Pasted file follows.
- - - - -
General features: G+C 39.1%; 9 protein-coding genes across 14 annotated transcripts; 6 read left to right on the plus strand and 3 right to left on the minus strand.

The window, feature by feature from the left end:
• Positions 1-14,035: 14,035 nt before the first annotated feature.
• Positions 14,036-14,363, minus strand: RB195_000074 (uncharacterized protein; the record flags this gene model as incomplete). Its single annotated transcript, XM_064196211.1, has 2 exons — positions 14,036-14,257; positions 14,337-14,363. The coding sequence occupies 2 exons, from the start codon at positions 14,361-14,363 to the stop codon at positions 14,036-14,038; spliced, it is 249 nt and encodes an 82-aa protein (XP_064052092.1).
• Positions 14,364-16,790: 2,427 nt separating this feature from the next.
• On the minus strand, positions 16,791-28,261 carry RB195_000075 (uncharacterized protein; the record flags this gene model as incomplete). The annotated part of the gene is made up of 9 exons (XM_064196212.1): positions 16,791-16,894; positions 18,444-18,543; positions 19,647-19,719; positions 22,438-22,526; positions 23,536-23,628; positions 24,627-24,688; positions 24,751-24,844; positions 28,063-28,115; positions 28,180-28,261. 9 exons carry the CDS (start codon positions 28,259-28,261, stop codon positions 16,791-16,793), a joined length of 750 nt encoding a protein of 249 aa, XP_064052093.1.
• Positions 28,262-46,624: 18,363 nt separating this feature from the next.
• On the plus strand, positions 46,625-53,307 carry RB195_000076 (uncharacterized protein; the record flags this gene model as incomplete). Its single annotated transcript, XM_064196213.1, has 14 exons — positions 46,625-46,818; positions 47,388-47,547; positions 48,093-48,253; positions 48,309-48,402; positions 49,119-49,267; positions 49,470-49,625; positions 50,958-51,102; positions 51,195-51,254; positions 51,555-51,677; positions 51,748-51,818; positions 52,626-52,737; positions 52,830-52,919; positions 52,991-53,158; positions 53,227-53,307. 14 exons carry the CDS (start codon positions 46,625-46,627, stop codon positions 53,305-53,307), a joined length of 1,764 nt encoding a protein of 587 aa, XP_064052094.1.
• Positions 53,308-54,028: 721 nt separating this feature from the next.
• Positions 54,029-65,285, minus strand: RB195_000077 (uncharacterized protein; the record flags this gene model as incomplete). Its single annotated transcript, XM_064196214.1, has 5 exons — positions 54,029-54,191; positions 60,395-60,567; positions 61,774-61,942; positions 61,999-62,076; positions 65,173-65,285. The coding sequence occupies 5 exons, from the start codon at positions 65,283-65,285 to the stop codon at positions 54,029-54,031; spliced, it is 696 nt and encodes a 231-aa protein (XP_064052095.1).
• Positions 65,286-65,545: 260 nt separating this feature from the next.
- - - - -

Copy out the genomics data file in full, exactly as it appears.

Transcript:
General features: G+C 39.1%; 9 protein-coding genes across 14 annotated transcripts; 6 read left to right on the plus strand and 3 right to left on the minus strand.

The window, feature by feature from the left end:
• Positions 1-14,035: 14,035 nt before the first annotated feature.
• Positions 14,036-14,363, minus strand: RB195_000074 (uncharacterized protein; the record flags this gene model as incomplete). Its single annotated transcript, XM_064196211.1, has 2 exons — positions 14,036-14,257; positions 14,337-14,363. The coding sequence occupies 2 exons, from the start codon at positions 14,361-14,363 to the stop codon at positions 14,036-14,038; spliced, it is 249 nt and encodes an 82-aa protein (XP_064052092.1).
• Positions 14,364-16,790: 2,427 nt separating this feature from the next.
• On the minus strand, positions 16,791-28,261 carry RB195_000075 (uncharacterized protein; the record flags this gene model as incomplete). The annotated part of the gene is made up of 9 exons (XM_064196212.1): positions 16,791-16,894; positions 18,444-18,543; positions 19,647-19,719; positions 22,438-22,526; positions 23,536-23,628; positions 24,627-24,688; positions 24,751-24,844; positions 28,063-28,115; positions 28,180-28,261. 9 exons carry the CDS (start codon positions 28,259-28,261, stop codon positions 16,791-16,793), a joined length of 750 nt encoding a protein of 249 aa, XP_064052093.1.
• Positions 28,262-46,624: 18,363 nt separating this feature from the next.
• On the plus strand, positions 46,625-53,307 carry RB195_000076 (uncharacterized protein; the record flags this gene model as incomplete). Its single annotated transcript, XM_064196213.1, has 14 exons — positions 46,625-46,818; positions 47,388-47,547; positions 48,093-48,253; positions 48,309-48,402; positions 49,119-49,267; positions 49,470-49,625; positions 50,958-51,102; positions 51,195-51,254; positions 51,555-51,677; positions 51,748-51,818; positions 52,626-52,737; positions 52,830-52,919; positions 52,991-53,158; positions 53,227-53,307. 14 exons carry the CDS (start codon positions 46,625-46,627, stop codon positions 53,305-53,307), a joined length of 1,764 nt encoding a protein of 587 aa, XP_064052094.1.
• Positions 53,308-54,028: 721 nt separating this feature from the next.
• Positions 54,029-65,285, minus strand: RB195_000077 (uncharacterized protein; the record flags this gene model as incomplete). Its single annotated transcript, XM_064196214.1, has 5 exons — positions 54,029-54,191; positions 60,395-60,567; positions 61,774-61,942; positions 61,999-62,076; positions 65,173-65,285. The coding sequence occupies 5 exons, from the start codon at positions 65,283-65,285 to the stop codon at positions 54,029-54,031; spliced, it is 696 nt and encodes a 231-aa protein (XP_064052095.1).
• Positions 65,286-65,545: 260 nt separating this feature from the next.